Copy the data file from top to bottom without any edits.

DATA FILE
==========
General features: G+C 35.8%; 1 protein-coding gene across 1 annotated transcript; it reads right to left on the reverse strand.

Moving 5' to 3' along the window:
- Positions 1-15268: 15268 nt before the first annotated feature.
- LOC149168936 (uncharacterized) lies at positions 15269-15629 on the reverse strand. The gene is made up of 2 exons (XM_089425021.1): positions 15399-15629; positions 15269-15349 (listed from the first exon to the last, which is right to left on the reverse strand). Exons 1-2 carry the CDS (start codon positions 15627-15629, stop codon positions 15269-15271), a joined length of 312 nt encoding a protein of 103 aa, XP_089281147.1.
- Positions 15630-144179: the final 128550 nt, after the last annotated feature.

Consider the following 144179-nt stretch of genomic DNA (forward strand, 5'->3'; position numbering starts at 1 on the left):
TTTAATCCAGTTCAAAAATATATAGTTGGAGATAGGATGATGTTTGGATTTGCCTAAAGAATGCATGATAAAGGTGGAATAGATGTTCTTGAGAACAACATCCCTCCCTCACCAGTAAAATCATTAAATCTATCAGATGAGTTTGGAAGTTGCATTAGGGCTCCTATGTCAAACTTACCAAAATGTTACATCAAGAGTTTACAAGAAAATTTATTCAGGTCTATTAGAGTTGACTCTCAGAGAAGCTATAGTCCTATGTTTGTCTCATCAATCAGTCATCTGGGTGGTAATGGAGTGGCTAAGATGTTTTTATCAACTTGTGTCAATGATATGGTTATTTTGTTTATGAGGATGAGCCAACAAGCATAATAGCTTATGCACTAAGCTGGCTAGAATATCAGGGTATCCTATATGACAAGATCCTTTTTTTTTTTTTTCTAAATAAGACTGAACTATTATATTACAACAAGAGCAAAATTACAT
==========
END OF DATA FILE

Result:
General features: G+C 35.8%; 1 protein-coding gene across 1 annotated transcript; it reads right to left on the reverse strand.

Moving 5' to 3' along the window:
- Positions 1-15268: 15268 nt before the first annotated feature.
- LOC149168936 (uncharacterized) lies at positions 15269-15629 on the reverse strand. The gene is made up of 2 exons (XM_089425021.1): positions 15399-15629; positions 15269-15349 (listed from the first exon to the last, which is right to left on the reverse strand). Exons 1-2 carry the CDS (start codon positions 15627-15629, stop codon positions 15269-15271), a joined length of 312 nt encoding a protein of 103 aa, XP_089281147.1.
- Positions 15630-144179: the final 128550 nt, after the last annotated feature.

Consider the following 144179-nt stretch of genomic DNA (forward strand, 5'->3'; position numbering starts at 1 on the left):
TTTAATCCAGTTCAAAAATATATAGTTGGAGATAGGATGATGTTTGGATTTGCCTAAAGAATGCATGATAAAGGTGGAATAGATGTTCTTGAGAACAACATCCCTCCCTCACCAGTAAAATCATTAAATCTATCAGATGAGTTTGGAAGTTGCATTAGGGCTCCTATGTCAAACTTACCAAAATGTTACATCAAGAGTTTACAAGAAAATTTATTCAGGTCTATTAGAGTTGACTCTCAGAGAAGCTATAGTCCTATGTTTGTCTCATCAATCAGTCATCTGGGTGGTAATGGAGTGGCTAAGATGTTTTTATCAACTTGTGTCAATGATATGGTTATTTTGTTTATGAGGATGAGCCAACAAGCATAATAGCTTATGCACTAAGCTGGCTAGAATATCAGGGTATCCTATATGACAAGATCCTTTTTTTTTTTTTTCTAAATAAGACTGAACTATTATATTACAACAAGAGCAAAATTACAT